Nevertheless, a couple dozen officials and members of the Cuban diplomatic community gathered on the lawn to watch the installation of the flagpole. When the job was done, they sang the Cuban National Anthem.
A small group of reporters and camera operators who had caught wind of the unique construction project — there was no press release or official announcement — stood on the sidewalk outside the locked iron gates. Cubans who happened to be across the street at the consular office on passport business hurried over to watch the flagpolers from Queenstown, Md., do their work.
“I’m very moved,” said Fernando Rodriguez, 51, who came from Matanzas, Cuba, to Lancaster, Pa., five years ago. His wife, Basilia Quintero, 50, immigrated four years ago. “This new opening of relations is going to open the door to a better economic situation, a better family situation” in Cuba.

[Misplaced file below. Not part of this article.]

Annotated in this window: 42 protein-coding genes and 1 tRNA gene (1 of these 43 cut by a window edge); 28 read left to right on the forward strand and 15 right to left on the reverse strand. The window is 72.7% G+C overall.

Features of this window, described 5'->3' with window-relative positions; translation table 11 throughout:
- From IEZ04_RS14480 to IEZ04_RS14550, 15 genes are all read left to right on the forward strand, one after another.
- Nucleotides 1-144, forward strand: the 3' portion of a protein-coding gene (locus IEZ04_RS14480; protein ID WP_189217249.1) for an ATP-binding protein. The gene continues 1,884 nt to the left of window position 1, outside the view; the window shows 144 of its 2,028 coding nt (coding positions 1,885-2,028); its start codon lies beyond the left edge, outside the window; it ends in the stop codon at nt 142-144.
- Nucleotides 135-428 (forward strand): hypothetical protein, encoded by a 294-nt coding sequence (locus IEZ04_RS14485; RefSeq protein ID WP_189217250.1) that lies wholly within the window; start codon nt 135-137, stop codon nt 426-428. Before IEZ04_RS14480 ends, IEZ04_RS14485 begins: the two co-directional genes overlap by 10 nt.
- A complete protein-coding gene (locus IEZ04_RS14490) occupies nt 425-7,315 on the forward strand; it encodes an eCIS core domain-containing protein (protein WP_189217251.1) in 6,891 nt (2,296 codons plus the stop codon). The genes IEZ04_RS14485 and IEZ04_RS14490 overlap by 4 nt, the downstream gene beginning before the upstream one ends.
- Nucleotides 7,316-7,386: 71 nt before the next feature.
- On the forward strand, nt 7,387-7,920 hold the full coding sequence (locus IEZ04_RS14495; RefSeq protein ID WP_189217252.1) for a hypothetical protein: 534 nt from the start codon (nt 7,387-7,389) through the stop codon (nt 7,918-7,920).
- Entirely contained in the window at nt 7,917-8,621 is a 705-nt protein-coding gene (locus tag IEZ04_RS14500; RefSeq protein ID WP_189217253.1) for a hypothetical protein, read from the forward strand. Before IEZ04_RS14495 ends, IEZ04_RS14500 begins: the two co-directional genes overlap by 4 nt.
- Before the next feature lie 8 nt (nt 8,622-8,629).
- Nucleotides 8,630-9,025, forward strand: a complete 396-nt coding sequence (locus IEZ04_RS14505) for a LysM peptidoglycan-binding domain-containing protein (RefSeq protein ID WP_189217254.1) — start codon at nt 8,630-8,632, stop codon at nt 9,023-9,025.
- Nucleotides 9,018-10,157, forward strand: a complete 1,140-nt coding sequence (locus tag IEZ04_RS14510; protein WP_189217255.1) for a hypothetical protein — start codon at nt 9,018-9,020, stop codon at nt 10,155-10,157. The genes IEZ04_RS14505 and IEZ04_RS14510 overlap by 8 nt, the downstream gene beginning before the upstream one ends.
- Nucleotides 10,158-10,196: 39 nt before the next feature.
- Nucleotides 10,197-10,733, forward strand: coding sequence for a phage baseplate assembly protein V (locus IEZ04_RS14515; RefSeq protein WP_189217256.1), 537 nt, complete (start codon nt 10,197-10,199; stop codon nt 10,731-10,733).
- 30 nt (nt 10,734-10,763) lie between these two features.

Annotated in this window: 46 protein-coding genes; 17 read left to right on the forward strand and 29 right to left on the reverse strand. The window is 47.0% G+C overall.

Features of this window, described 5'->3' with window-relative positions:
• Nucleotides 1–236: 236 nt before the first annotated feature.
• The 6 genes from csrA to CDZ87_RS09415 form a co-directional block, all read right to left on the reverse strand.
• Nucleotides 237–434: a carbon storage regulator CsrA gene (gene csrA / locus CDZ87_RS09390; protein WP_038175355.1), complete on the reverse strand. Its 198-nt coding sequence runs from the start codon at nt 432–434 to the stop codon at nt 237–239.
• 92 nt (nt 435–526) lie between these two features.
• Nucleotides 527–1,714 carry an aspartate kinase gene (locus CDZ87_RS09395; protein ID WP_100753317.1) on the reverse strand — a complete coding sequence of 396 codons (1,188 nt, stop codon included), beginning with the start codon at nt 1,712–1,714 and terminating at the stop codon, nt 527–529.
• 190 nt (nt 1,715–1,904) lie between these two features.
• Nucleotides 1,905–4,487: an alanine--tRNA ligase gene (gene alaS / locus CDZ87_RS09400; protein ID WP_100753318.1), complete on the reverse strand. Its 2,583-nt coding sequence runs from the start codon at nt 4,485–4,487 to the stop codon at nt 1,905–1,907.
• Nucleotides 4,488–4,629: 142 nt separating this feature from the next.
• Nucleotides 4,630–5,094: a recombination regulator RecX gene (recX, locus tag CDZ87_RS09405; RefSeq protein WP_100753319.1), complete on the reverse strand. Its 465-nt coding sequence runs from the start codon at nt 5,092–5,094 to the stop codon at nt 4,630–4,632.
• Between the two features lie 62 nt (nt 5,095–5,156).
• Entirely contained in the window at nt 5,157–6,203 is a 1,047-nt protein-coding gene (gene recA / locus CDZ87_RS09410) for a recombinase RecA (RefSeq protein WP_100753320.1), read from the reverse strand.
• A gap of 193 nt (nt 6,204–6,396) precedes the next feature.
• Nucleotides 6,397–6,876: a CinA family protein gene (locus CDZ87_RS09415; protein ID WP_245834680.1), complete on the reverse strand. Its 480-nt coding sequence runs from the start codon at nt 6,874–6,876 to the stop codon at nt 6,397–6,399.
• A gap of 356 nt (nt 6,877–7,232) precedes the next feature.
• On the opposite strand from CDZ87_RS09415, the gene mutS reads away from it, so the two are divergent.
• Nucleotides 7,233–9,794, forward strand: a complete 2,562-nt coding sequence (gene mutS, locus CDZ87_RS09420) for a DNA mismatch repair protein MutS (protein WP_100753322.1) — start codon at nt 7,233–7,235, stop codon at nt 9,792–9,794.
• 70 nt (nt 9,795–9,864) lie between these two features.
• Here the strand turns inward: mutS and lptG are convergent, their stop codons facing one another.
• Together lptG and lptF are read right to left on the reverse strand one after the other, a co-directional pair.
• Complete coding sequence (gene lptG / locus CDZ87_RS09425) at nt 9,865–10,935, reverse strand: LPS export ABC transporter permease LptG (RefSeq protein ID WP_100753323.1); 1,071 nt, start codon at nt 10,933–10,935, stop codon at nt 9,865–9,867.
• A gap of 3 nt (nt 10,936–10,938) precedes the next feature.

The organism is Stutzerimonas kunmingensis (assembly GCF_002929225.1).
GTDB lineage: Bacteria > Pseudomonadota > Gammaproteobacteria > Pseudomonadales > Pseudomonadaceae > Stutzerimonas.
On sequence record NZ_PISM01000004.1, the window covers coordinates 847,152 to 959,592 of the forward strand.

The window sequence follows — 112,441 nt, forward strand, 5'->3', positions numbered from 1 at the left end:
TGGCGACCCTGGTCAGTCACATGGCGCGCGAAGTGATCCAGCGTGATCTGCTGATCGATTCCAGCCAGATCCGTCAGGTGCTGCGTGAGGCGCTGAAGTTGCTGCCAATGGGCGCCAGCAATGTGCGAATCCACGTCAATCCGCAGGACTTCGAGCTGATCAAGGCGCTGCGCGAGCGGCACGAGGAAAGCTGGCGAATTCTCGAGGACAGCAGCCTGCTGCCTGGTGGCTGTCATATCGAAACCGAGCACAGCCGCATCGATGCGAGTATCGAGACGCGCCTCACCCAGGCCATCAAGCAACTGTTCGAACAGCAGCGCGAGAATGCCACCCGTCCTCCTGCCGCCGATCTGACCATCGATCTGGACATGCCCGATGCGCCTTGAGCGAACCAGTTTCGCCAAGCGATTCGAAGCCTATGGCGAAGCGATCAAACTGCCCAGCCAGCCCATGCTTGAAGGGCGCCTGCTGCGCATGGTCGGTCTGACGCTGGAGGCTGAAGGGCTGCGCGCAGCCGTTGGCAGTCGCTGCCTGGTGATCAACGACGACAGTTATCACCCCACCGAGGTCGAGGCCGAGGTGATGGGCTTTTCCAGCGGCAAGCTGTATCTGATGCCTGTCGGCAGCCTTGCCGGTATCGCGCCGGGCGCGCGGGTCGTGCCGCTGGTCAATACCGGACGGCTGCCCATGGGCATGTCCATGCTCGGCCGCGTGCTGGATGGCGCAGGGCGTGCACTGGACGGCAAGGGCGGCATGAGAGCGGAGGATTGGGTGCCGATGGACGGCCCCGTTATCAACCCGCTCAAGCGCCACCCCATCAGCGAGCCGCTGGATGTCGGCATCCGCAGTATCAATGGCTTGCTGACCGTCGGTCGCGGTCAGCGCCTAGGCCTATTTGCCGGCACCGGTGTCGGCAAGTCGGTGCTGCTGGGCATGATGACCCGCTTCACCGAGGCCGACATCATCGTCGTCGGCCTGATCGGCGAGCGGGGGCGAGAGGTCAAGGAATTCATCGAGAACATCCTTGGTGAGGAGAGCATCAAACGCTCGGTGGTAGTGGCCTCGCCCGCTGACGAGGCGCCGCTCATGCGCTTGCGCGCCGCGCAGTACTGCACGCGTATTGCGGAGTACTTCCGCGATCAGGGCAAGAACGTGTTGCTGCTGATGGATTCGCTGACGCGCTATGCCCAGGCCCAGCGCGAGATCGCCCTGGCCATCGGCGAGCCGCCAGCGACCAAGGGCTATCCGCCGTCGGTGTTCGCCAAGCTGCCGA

“We’ve been waiting for this for a long time,” Quintero said. “We feel very happy.”
They couple said that the tough economy in Cuba drove them to immigrate in order to help their family. If the new relationship with the United States leads to better opportunities to make a living in Cuba, they said, they would think about returning to their homeland.
The Cuban government built the colonial revival mansion at 2630 16th St. NW in 1916-1919 to be the embassy, according to a history compiled by David Maloney, the state historic preservation officer for the District of Columbia. (Following independence from Spain in 1902, Cuban diplomats had been working out of other quarters in town.) The building is considered significant in the architectural history of Washington because it was the first purpose-built embassy in the Meridian Hill neighborhood, helping establish Meridian Hill as a diplomatic center. The structure is a prime example of the City Beautiful Movement in Washington.
Headlines at the time saluted the new edifice: “Cuban Legation Home: Style to be Louis Quinze, Building with Indiana Limestone Exterior and White Marble Interior Will Be One of the Handsomest Occupied by Diplomats in Washington.”